## Ergodicity – probabilistic thinking gone awry

5 Apr, 2013 at 10:58 | Posted in Economics, Statistics & Econometrics | 1 CommentIn 1956 … John Larry Kelly published a … profound paper looking at how a gambler — facing a series of risky bets — could optimize his winnings in the long run and avoid ruin along the way. Kelly offered a concise answer: the gambler should at each stage wager a specific fraction of his or her current wealth, the fraction determined by the odds and potential winnings …

Consider how much you might be willing to pay to play a lottery based on a coin flip. If the first flip is heads, you win $1. If tails, you flip again. Heads on the second toss and you win $2, otherwise you flip again, with heads on the third toss giving $4 and so on. The lottery pays out 2n dollars if the first head comes up on the nth roll. An easy calculation shows that the expected payout of the lottery is actually infinite, as the size of the payout grows just as fast as its likelihood decreases …

No sensible person would pay much to play this game, despite the infinite expected pay-off. Real people do not find this lottery appealing and generally offer less than $10 or so to play …

After all, the familiar calculation based on expected value actually entails supposing that the gamble plays out simultaneously in several parallel worlds, one for each possible outcome. The result of the calculation is influenced by every one of these no matter how unlikely. This is the essence of probability, of course, yet it clearly introduces an artificial element into the situation. An alternative way to treat the problem — Kelly’s way — is instead to calculate the expected pay-off from a string of such wagers actually playing out in real time, as a real person would experience if trying to learn how to play the game by trial and error …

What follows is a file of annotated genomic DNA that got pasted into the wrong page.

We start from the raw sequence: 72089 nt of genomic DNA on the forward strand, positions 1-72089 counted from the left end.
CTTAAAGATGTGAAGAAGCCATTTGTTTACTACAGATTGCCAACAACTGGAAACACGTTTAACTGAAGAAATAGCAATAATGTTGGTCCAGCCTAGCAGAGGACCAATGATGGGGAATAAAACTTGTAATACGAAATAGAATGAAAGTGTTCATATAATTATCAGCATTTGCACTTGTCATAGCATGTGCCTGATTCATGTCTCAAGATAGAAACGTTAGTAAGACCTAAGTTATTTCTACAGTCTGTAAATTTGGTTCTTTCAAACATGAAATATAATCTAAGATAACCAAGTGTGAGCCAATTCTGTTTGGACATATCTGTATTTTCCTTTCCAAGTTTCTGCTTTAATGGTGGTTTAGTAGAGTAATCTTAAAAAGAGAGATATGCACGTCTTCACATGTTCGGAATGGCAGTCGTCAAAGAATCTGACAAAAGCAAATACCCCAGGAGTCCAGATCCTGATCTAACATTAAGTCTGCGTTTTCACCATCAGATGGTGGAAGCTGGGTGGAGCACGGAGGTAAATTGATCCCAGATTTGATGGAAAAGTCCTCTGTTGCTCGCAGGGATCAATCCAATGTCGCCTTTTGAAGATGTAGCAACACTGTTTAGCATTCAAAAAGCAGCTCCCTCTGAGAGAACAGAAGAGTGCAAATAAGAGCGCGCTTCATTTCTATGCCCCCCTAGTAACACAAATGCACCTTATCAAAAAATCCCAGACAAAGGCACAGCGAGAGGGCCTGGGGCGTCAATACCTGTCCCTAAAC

There is one other aspect … of Kelly’s way of thinking that holds special interest for physicists. We’re familiar with the notion of ergodicity — the property of the dynamics of a system that makes a time average equal to an ensemble average. This is a neat trick, hugely useful, as ensemble averages are typically much easier to calculate. The assumption of ergodicity lies at the basis of statistical mechanics.

And it is the failure of this assumption that distinguishes time and ensemble averages in gambling problems also. Economists have long relied on the equality of ensemble and time averages, assuming that the probabilities they deal with often have this feature. But the multiplicative growth process involved in any situation of repeated gambles is necessarily not ergodic. Go broke at one time step, and you are permanently out of the game, stuck at wealth = 0, a situation never captured by the ensemble average, which assumes continued exploration of the space of outcomes.

[Yours truly has argued that it is untenable to assume that ergodicity is essential to economics here here here here and here.]

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Since I am working with and developing non-ergodic chemistry, I find the notion of the ergodic assumption in economics laughable. I guess the argument for it must have been: The physicists do it.

Considering how easy it is to make a chemical system that deviates from ergodic behavior, it must be hard to find ergodic behavior in economics at all.

Comment by Martin Kullberg— 5 Apr, 2013 #